A pet can provide a variety of health benefits, including reduced blood pressure, cholesterol, and loneliness to boost exercise and socialization opportunities. Studies show that a robot pet can also have the same health benefits. Robotic pets are artificially intelligent machines, made like an animal commonly kept as a pet.
Researchers at Auckland University, New Zealand, found a robot companion could offer benefit to older adults like living animals, especially in improving the mental well-being and living standards.
Although most people see robots as cold, unfeeling machines, more and more people use robots for companionship and therapy. Since their early days in the 1990s, robotic pets have become more popular, and some recent models are more sophisticated than their predecessors, in terms of design and AI capabilities.
In this post, we have listed the top 5 pet therapy robots you should know.
Tombot is a pet therapy robot and the most realistic robotic animal in the world, created to help patients, seniors, people diagnosed with dementia, and animal lovers who can’t have a live pet. It can emulate the appearance of a live puppy and offer the kind of unconditional love a dog can give — the golden labrador retrievers barks, wags, and responses to touch, providing emotional support.
Tombot Puppy’s newest design is a prototype named Jennie. The line of Jennie robots is expected to be available for purchase on May 2020 and will cost $450, per Tombot’s Kickstarter page.
Paro is a famous responsive, animal-inspired robot from Japan’s AIST that looks like a white-eyed baby harp seal. This advanced interactive robot provides stress-relieving aid as a form of animal therapy. Paro has five types of sensors: tactile, light, hearing, temperature, and posture sensors with which to perceive people and their environment.
Built to seek eye contact actively, remember faces and even learn how to learn best to respond to a new name, Paro is the 8th generation of a design used in Japan and throughout Europe since its first introduction in 2003 to soothe people with Alzheimer’s disease and dementia. It was shown to dramatically reduce stress in patients and was even certified by Guinness World Records.
3. Hasbro’s Joy for All pets
Joy for All is a realistic pet brand, created by toymaker Hasbro to bring joy, companionship, and happiness to aging loved ones. Marketed explicitly toward those with Alzheimer’s disease and Dementia, Hasbro’s products are meant to imitate lifelike animal behavior.
Hasbro offers two different robot models: a cat available in orange, gray, and creamy white, and a golden dog. The pet cat looks, feels, and sounds like a real cat. It does not walk, but thanks to built-in sensors, it blinks, purrs, meows, washes its face with its paw, and even rolls onto its back for a belly rub. The dog has a thumping heartbeat and responds to its user with puppy-like responses. It nuzzles, moves its head back and forth, and barks in response to human voices.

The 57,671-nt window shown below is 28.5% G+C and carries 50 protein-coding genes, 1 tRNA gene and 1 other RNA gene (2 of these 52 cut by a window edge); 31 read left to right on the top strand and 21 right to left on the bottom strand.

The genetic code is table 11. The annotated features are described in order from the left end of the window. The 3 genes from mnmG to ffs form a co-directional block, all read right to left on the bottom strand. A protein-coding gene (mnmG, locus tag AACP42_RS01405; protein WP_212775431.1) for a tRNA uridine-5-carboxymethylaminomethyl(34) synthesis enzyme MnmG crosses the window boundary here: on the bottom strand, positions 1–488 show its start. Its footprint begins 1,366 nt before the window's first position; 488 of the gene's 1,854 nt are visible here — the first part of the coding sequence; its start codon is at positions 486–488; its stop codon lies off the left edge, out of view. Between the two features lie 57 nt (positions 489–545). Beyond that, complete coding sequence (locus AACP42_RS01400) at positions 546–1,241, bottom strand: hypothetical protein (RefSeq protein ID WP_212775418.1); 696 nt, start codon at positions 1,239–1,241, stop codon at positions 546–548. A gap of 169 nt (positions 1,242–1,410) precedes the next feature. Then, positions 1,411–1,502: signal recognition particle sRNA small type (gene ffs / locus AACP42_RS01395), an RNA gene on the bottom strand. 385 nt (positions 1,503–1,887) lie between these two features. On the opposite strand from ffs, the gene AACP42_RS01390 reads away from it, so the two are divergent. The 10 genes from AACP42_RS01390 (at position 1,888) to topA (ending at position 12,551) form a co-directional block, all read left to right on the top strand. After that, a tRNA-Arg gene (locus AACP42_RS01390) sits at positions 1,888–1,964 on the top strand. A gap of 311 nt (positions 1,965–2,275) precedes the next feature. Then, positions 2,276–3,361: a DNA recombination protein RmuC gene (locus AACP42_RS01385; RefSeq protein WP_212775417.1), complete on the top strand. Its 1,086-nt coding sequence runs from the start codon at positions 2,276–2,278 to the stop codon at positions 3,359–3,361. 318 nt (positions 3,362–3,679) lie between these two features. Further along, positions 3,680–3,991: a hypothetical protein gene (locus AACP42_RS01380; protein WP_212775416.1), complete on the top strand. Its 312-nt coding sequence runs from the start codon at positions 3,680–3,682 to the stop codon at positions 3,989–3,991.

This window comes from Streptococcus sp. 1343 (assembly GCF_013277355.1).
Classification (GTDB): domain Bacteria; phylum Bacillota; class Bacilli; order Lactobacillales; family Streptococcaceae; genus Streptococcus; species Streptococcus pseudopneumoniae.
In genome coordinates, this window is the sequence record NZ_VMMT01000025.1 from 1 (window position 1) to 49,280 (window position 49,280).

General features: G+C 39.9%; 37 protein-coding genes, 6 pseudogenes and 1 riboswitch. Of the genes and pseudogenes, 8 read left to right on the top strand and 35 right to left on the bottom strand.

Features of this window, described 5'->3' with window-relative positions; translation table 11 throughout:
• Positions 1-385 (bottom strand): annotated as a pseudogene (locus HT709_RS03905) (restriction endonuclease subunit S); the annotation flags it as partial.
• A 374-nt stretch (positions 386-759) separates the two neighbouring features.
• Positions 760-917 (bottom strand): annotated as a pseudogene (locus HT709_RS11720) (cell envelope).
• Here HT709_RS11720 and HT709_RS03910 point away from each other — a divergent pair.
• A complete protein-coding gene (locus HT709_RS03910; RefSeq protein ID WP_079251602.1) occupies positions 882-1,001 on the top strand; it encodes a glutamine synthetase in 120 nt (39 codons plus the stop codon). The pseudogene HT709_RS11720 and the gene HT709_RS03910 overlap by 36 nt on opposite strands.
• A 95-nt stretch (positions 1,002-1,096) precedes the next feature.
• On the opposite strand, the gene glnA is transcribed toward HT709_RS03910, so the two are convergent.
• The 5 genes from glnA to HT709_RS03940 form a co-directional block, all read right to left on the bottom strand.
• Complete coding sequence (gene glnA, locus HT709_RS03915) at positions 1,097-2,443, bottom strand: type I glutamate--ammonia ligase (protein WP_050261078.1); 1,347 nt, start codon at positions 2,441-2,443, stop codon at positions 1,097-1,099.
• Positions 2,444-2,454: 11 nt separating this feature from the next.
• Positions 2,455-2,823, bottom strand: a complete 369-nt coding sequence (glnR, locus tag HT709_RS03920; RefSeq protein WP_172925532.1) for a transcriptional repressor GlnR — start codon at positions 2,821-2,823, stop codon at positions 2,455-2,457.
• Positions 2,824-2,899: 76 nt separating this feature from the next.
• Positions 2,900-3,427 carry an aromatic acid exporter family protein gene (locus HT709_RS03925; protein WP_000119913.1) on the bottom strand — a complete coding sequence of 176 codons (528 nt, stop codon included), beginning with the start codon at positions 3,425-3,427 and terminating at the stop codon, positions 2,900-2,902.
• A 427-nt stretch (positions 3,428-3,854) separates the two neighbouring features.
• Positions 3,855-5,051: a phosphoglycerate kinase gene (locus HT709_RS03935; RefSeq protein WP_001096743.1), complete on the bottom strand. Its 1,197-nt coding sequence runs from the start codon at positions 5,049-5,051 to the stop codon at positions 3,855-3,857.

In November 2017, scientists at Brown University had received a $1 million grant from the National Science Foundation in order to collaborate with Hasbro, with the objective of adding AI, machine learning and computer vision to the “Joy for All” robots. The project aims to enable the robots to identify and keep track of important objects around the house. It could help the elderly remember important tasks and events and enhance safety.
Sony’s friendly robotic dog is another most sophisticated domestic robots around. It has an image-recognition camera on the nose, a time-of-flight sensor on its mouth to detect its proximity to nearby objects, a motion sensor on its belly and a ranging sensor. There are touch sensors in its forehead, lower jaw, and the back of its neck; a light sensor and mapping camera near the base of its tail; and four microphones in its cheeks. It stores its memories in Sony’s AI engine, which is powered by Amazon Web Services. Like a real dog, it barks at strangers, plays with bones, and bothers you while you watch TV.
The latest version of this long-run series of pet robots has come a long way since it was first released in 1998. After a brief hiatus between 2014-2017, Sony announced its latest generation model, ERS-1000, launched in Japan on January 2018.
Leonardo is a social robot that looks like a cross between Gizmo from The Gremlins and a cute little puppy. Designed to be expressive and communicative, it has an AI system that allows it to learn from natural interactions with people.
It is equipped with visual and learning systems based on infant psychology and is capable of tracking faces and objects and recognizing people. This cute animal robot can also build an emotional connection with its owners. The robot was developed by Personal Robots Group in collaboration with Stan Winston Studios.